Brendan Rodgers was chased out of Liverpool with pitchforks, blamed for the fall of a team he had led on a legitimate Premier League title challenge not even two years earlier. It's been seven months since then, and now the manager is employed again - he's taking over Celtic.

Celtic is probably the perfect job for Rodgers right now, too. It's a way for him to get back in the game at a big club, but one that doesn't have much of a spotlight or challenge. Rangers are back in the top flight next season, but it's unlikely they can really challenge for the title right away and this Celtic team just won the Scottish Premiership by 15 points. They should cruise yet again.

Rodgers basically has guaranteed success at Celtic and he needs it. His reputation is at an all-time low after Liverpool, a combination of the club's fall under his watch and his unique ability to put his foot in his mouth during press conferences. A trophy or two at Celtic will help get his career pointing upward again, no matter how easy the task is.

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The way things ended at Liverpool made many people forget that Rodgers is actually a pretty good manager. After all, he did have the Reds in the 2012-13 title hunt. Their sixth place finish the season after, despite having sold Luis Suarez, was no small task either. He also got Swansea promoted and in their first Premier Legaue season, with everyone predicting they would go right back down, took the Swans to 11th place.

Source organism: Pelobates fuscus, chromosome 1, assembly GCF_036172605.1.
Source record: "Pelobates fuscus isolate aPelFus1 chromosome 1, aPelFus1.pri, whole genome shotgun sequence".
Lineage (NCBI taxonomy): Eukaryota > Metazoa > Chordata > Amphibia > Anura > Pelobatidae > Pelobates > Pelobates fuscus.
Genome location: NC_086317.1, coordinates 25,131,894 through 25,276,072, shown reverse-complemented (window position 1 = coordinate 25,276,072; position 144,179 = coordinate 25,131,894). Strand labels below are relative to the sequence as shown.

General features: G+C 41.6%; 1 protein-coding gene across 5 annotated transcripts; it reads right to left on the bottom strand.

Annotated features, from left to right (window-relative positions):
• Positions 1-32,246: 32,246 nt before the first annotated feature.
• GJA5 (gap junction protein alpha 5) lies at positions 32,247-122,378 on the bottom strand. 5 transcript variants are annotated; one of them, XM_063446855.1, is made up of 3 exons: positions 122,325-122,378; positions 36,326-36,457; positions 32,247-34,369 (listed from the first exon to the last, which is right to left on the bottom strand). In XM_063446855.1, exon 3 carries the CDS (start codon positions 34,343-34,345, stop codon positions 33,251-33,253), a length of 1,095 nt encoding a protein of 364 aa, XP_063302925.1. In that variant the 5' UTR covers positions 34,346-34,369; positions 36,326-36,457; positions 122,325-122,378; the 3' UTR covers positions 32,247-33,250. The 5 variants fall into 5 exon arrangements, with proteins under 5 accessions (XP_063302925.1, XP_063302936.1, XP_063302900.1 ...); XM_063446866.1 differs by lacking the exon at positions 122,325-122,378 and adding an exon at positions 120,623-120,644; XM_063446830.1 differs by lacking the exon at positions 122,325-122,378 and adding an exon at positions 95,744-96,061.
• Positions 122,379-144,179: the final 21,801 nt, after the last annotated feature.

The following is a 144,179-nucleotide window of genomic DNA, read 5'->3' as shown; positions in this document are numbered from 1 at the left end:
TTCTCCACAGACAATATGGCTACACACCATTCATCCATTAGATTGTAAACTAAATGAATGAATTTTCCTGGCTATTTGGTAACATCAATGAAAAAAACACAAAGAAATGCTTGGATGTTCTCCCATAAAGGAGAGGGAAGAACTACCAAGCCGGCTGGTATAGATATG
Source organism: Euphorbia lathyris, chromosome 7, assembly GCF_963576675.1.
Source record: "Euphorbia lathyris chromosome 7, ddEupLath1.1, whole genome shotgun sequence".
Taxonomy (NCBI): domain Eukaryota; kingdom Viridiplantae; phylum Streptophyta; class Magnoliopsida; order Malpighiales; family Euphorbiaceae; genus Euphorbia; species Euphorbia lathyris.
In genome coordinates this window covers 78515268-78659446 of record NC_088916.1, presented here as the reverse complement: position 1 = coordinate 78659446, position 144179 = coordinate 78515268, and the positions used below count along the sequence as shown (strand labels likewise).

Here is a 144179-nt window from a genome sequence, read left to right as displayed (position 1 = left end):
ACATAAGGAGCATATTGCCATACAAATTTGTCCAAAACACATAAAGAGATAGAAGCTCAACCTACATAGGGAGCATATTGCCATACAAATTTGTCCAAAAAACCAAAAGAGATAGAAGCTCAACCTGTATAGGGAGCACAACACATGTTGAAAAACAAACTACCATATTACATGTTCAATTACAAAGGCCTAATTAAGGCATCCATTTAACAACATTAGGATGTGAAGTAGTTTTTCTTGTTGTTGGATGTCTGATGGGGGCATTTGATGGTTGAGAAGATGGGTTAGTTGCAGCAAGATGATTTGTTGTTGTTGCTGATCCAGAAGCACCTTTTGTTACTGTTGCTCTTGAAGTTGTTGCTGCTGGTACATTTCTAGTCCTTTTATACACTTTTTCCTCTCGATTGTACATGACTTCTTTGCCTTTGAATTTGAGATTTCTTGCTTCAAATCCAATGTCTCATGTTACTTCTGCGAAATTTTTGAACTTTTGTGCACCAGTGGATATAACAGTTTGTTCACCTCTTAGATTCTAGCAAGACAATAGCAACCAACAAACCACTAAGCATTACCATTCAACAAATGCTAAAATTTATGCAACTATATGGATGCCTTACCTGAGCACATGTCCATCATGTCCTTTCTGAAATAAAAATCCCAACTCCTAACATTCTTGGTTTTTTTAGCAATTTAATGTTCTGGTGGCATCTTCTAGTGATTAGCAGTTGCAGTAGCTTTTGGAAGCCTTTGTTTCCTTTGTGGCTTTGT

The issues Rodgers had at Liverpool could be attributed to the club as much as the manager. They failed to replace Suarez, as well as long-time fixtures like Steven Gerrard and Daniel Agger. They also had no reliable replacements up top when Daniel Sturridge got hurt. Part of that blame may lie with Rodgers, who did have an influence in the club's transfer policy, but the Reds' transfer committee - however it was assembled and operated, which no one seems exactly clear on - did him no favors.

Rodgers isn't without his flaws and turning over transfer power to him probably isn't the best idea, but when it comes to coaching, he can do some excellent work.

Just look at the early Liverpool days and Swansea. He has shown he can win. He can develop players. He can make the most of his talent, be it minimal talent or exceptional talent.

Now he'll get to do that again, this time at Celtic, where he shouldn't have much issue. It will be a nice, easy transition back into management. And Rodgers only agreed to a 12-month rolling contract, so he's not committed to the club for the long-term. It's essentially a transition job for him and a great one.

Rodgers will win some trophies and in a year's time, probably return to the Premier League. His reputation will be in a better place, he won't have been out of the game and a mid-table team will be happy to sign him. Everybody wins, except maybe the rest of the Scottish Premiership, but they were always going to lose anyway.

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